Proceed with the project by removing cotter pins from the various castellated nuts. A pair of standard diagonal cutters or end cutters works well for this.
Break free the nuts with a suitable amount of leverage. 1/2"-drive six-point sockets and breaker bars are your friends for projects like this - leave the dainty stuff in the toolbox. Don't remove the nut just yet - leave it engaged by at least a few threads.
Grab the trusty "pickle fork" and a large hammer...
... and use them to separate the tapered joint between the tie rod end and the spindle (in case it's not clear, the fork has a wedge shape and pops apart the joint with a few light hits). Some folks will claim that other methods can be used for this task, but trust us - the pickle fork is inexpensive ($25 or so), readily available, and worth every penny. The downside is that it often rips the rubber boot on the component, but it'll get new ones upon reassembly.
Unbolt the sway bar from the lower control arm. If your vehicle uses end links, like this one, expect them to snap with the first few turns of the wrench.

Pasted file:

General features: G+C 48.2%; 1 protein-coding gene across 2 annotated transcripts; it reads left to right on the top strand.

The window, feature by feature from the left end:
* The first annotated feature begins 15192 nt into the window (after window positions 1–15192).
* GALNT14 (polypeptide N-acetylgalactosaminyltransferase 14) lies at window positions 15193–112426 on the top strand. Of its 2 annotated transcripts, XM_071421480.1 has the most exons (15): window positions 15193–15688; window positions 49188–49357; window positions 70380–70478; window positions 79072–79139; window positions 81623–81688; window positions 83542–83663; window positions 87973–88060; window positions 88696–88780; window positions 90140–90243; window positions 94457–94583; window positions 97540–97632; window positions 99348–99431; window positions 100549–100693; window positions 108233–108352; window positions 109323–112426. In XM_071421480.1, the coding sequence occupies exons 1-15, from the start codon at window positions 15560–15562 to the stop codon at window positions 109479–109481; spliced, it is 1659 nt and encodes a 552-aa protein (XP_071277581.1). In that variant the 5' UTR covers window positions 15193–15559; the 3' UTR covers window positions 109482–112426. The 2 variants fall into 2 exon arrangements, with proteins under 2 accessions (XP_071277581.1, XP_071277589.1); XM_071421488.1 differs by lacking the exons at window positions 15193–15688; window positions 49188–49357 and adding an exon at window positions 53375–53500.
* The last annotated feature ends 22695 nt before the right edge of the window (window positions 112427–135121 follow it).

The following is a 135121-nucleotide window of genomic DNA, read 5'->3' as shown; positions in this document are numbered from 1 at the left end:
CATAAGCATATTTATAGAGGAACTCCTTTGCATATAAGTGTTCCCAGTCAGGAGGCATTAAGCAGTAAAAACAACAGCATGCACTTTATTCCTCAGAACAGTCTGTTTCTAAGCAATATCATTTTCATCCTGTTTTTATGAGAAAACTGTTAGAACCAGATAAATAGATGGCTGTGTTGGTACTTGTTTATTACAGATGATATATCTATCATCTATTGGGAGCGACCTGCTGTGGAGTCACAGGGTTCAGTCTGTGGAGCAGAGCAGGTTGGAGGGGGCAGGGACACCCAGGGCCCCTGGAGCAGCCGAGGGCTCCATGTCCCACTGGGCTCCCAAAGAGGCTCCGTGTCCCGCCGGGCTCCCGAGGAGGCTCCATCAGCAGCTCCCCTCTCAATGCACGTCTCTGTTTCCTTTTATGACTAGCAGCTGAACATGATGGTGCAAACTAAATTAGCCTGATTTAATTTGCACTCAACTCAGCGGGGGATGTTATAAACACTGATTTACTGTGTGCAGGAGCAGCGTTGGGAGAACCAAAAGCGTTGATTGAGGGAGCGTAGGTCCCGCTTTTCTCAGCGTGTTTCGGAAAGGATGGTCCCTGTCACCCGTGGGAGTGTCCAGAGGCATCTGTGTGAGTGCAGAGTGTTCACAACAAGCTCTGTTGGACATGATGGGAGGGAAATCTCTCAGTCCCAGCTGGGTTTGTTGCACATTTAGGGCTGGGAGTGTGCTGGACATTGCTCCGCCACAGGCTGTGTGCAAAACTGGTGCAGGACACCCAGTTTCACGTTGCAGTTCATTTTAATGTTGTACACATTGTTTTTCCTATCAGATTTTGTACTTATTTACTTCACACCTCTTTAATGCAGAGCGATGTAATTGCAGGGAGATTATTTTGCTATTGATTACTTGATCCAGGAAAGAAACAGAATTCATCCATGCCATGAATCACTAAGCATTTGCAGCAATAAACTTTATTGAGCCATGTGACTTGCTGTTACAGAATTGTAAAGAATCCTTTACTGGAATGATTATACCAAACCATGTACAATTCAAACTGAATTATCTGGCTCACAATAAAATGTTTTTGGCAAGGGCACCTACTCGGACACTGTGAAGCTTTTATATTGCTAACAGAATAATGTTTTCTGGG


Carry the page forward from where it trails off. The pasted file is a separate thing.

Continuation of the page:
Now we move on towards removing the front shocks. The bottom end is easy enough to remove on this vehicle - it's just a couple of bolts.
The upper shock mount on this vehicle is a bit trickier. It requires a special tool that keeps the shock shaft from spinning as the mounting nut is removed.
Here's a shot of the tool and the shock hardware - hopefully this makes things a bit more clear. This is yet another specialized tool that's relatively inexpensive (we recall spending $15 for it at NAPA) and worth every penny.
Support the lower control arm with a floor jack, install a spring compressor ($80 or so), and loosen the lower ball joint nut. Loosening the lower control arm pivot bolts may also be required on some vehicles (this being one of them).
Separate the taper using the pickle fork, remove the nut completely, and slowly lower the floor jack. Keep in mind that the spring is compressed with several hundred pounds of force, and so it needs to be treated with respect so that the compressor doesn't slip out of place.